BBC uncovers discrepancies in Israel's claim of killing 10,000 Hamas fighters, inclusion of civilians

Ahram Online , Friday 1 Mar 2024

BBC has scrutinized Israel's claims of killing 10,000 Hamas fighters since the onset of its war in Gaza, revealing discrepancies in the reported figures and counting some non-combatants as fighters.

People mourn at Al-Shifa hospital in Gaza City, over the bodies of Palestinians killed in an early morning incident when residents rushed toward aid trucks in Gaza City on February 29, 2024. AFP


The BBC investigation raises questions about Palestinian civilians killed in Gaza. The news broadcaster tried to piece together a fuller picture through claims and videos published by Israel.

“The Israeli military says it has killed more than 10,000 fighters in its air strikes and ground operations, but there are concerns about whether it is able to separate fighters from ordinary civilians,” BBC says.

The toll of at least 30,035 killed provided by the Palestinian health ministry in Gaza has previously been described as trustworthy by the World Health Organization's (WHO) regional emergency director Richard Brennan.

The WHO says the ministry has a "good capacity in data collection" and its previous reporting has been “credible and well developed.”

The Gaza authorities' last demographic breakdown released on 29 February indicated that more than 70 percent of those killed had been women and children.

As the figures suggest that less than 30 percent of the fatalities were men - some of whom are likely to be over fighting age - experts have raised questions about how Israel arrived at its claim of killing 10,000 fighters.

BBC Verify said it “has repeatedly asked the Israeli army for the detail of its methodology for counting Hamas fighter deaths but they have not responded.”

The broadcaster said Israel “issued press statements and social media posts since October,” yet references to numbers of fighters killed in these announcements are “more sporadic and approximate” than the Palestinian health ministry's regular updates on fatalities.

On 29 December, an Israeli Army Spokesman Major Doron Spielman told Sky News Australia that 8,000 Hamas fighters had been killed, saying the figure was based on intelligence, interrogations and examination of satellite photographs.

In mid-January, Prime Minister Benjamin Netanyahu claimed Israel had "destroyed" two-thirds of Hamas fighting regiments in Gaza.

On 19 February, the Times of Israel reported that the army had killed 12,000 fighters.

Meanwhile, the occupation army, in two separate responses to BBC, said the figure is "approximately 10,000" and "more than 10,000", while the Israeli embassy said they think the total number of fighters killed is "between 10,000 and 12,000".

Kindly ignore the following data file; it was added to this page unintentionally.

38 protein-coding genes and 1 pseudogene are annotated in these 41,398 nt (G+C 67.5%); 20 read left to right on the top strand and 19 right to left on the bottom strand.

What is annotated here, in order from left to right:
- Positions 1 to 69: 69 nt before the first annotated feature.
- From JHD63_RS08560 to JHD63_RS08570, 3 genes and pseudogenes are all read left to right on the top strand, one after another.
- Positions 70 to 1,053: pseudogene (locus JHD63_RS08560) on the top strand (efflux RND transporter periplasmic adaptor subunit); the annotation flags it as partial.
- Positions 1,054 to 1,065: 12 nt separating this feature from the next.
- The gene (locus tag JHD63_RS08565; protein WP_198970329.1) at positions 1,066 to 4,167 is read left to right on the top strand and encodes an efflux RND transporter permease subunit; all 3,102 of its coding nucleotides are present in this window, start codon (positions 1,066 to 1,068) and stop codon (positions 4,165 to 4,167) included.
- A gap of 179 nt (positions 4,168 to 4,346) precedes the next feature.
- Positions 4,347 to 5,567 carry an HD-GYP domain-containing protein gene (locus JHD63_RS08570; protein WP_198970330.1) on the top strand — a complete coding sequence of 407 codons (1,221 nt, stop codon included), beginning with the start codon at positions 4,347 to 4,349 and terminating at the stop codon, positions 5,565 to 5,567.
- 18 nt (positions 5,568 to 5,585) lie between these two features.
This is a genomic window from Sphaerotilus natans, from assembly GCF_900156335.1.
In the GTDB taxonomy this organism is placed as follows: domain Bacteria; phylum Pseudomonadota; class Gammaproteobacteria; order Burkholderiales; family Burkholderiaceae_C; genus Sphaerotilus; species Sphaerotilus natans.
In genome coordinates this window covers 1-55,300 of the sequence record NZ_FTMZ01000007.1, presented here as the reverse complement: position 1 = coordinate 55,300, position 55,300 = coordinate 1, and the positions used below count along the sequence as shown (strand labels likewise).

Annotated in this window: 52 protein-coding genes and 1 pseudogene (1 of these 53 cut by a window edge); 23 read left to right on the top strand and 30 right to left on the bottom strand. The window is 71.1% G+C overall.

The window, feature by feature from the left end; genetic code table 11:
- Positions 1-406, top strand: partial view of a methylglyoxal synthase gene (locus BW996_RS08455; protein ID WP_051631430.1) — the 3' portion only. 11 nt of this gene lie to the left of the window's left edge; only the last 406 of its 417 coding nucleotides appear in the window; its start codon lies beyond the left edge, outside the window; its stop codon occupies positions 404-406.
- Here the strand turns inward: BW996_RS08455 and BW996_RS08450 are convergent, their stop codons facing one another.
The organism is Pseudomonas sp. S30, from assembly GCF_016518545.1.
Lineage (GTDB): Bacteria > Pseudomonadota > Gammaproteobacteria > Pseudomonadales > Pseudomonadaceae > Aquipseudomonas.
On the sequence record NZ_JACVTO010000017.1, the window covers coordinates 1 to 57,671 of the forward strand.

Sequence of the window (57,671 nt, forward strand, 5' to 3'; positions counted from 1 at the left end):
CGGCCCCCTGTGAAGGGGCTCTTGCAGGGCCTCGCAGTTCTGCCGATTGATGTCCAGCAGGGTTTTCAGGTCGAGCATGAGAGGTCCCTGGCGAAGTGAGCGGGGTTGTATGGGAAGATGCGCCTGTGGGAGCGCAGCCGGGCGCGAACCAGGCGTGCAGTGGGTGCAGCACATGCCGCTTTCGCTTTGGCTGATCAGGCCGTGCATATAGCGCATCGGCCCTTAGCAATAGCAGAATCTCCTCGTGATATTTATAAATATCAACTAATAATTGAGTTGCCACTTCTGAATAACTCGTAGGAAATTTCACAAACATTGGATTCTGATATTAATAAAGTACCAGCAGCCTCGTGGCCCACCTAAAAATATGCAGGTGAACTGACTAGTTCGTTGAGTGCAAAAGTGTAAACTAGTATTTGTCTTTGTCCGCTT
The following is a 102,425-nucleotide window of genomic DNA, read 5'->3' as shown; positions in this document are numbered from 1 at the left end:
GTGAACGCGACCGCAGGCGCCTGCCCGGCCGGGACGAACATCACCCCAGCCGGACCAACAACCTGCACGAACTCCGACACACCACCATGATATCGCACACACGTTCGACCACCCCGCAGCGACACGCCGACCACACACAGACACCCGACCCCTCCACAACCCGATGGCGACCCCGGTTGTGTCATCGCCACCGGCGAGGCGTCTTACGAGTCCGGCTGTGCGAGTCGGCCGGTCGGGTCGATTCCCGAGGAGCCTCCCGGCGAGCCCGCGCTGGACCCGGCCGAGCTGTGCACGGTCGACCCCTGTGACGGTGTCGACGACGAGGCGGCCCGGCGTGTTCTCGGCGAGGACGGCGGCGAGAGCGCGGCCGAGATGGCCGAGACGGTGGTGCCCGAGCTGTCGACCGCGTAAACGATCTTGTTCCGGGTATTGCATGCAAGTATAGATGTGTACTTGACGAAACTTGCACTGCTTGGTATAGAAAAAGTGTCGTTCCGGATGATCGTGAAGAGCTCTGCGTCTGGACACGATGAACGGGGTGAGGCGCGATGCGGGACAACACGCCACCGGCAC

However, they admitted that it was hard to distinguish between civilians and combatants.

BBC Verify also reviewed all 280 videos posted on the Israeli army YouTube channel from 7 October up to 27 February and found that “very few contained visual evidence of fighters being killed.”

Of these, just one - posted on 14 December - purports to show dead bodies of fighters. A handful of other videos appear to show fighters being shot at.

BBC also attempted to count the number of individual claims of Hamas fighters killed on the Israeli army's official Telegram channel. “We found 160 posts claiming to have killed a specific number of fighters, for a total of 714 fatalities.”

But there were also 247 references which used terms such as "several", "dozens" or "hundreds" killed, making a meaningful overall tally impossible.

Some experts are concerned that Israel might be counting some non-combatants as fighters, BBC reported.

The fatality data for the current war from the Palestinian health ministry in Gaza shows a sharp increase in the proportion of women and children among the dead compared with previous wars.

This "indicates a much higher civilian death rate," according to Rachel Taylor, the executive director of the Every Casualty Counts organisation, a UK-based organisation that aims to record victims of violent conflicts.

Nearly half of Gaza's population is under 18, and about 44 percent of the fatalities of war are also children, according to the Gaza authorities' demographic data released on 29 February.

Taylor said the fact that the deaths closely track the demographics of the general population "indicates indiscriminate killing.”

"In contrast, in 2014 there was a fairly high percentage of 'fighting age' men among the dead, but this is much less evident today," she said.

Some experts also told the BBC that the real scale of those killed by the Israeli attacks is likely to be significantly higher as many hospitals, where deaths are usually recorded, are no longer operating.

These figures also only include deaths from military attacks, according to the Palestinian health ministry's spokesman, and no deaths due to starvation or disease, which are increasingly concerning international aid organisations.

B'tselem, a Jerusalem-based human rights organisation, said the current war is far deadlier than previous conflicts between Israel and Gaza.

Spokesperson Dror Sadot said: "These are numbers that we never saw in previous wars and strikes in Gaza or the other territories."

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